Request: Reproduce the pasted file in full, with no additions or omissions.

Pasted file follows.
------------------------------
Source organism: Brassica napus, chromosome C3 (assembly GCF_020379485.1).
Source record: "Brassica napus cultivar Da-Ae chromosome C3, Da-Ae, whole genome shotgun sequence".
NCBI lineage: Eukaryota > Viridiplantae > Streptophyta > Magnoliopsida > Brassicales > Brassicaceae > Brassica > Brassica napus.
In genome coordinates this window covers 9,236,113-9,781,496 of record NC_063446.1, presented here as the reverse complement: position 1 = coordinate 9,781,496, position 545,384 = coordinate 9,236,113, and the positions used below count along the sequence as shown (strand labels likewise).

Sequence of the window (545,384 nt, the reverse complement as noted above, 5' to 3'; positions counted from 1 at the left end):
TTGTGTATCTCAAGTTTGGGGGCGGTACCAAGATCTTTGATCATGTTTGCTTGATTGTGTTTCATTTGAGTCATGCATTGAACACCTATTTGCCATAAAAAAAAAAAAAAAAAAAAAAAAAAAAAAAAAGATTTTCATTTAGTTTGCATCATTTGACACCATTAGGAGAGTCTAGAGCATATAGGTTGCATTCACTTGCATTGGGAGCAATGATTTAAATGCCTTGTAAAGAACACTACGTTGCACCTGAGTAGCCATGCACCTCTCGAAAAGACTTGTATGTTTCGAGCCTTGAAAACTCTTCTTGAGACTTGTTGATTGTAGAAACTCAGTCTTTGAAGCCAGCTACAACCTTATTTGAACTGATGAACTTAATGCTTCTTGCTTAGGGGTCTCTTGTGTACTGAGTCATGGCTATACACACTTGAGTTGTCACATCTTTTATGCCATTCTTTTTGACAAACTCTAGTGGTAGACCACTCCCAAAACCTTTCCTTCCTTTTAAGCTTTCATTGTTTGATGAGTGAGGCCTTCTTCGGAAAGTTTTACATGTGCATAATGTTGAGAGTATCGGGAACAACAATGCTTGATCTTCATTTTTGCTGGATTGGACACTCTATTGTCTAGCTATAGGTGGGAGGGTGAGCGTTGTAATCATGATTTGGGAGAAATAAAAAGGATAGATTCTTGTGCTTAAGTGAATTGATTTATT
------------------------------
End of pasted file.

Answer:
Source organism: Brassica napus, chromosome C3 (assembly GCF_020379485.1).
Source record: "Brassica napus cultivar Da-Ae chromosome C3, Da-Ae, whole genome shotgun sequence".
NCBI lineage: Eukaryota > Viridiplantae > Streptophyta > Magnoliopsida > Brassicales > Brassicaceae > Brassica > Brassica napus.
In genome coordinates this window covers 9,236,113-9,781,496 of record NC_063446.1, presented here as the reverse complement: position 1 = coordinate 9,781,496, position 545,384 = coordinate 9,236,113, and the positions used below count along the sequence as shown (strand labels likewise).

Sequence of the window (545,384 nt, the reverse complement as noted above, 5' to 3'; positions counted from 1 at the left end):
TTGTGTATCTCAAGTTTGGGGGCGGTACCAAGATCTTTGATCATGTTTGCTTGATTGTGTTTCATTTGAGTCATGCATTGAACACCTATTTGCCATAAAAAAAAAAAAAAAAAAAAAAAAAAAAAAAAAGATTTTCATTTAGTTTGCATCATTTGACACCATTAGGAGAGTCTAGAGCATATAGGTTGCATTCACTTGCATTGGGAGCAATGATTTAAATGCCTTGTAAAGAACACTACGTTGCACCTGAGTAGCCATGCACCTCTCGAAAAGACTTGTATGTTTCGAGCCTTGAAAACTCTTCTTGAGACTTGTTGATTGTAGAAACTCAGTCTTTGAAGCCAGCTACAACCTTATTTGAACTGATGAACTTAATGCTTCTTGCTTAGGGGTCTCTTGTGTACTGAGTCATGGCTATACACACTTGAGTTGTCACATCTTTTATGCCATTCTTTTTGACAAACTCTAGTGGTAGACCACTCCCAAAACCTTTCCTTCCTTTTAAGCTTTCATTGTTTGATGAGTGAGGCCTTCTTCGGAAAGTTTTACATGTGCATAATGTTGAGAGTATCGGGAACAACAATGCTTGATCTTCATTTTTGCTGGATTGGACACTCTATTGTCTAGCTATAGGTGGGAGGGTGAGCGTTGTAATCATGATTTGGGAGAAATAAAAAGGATAGATTCTTGTGCTTAAGTGAATTGATTTATT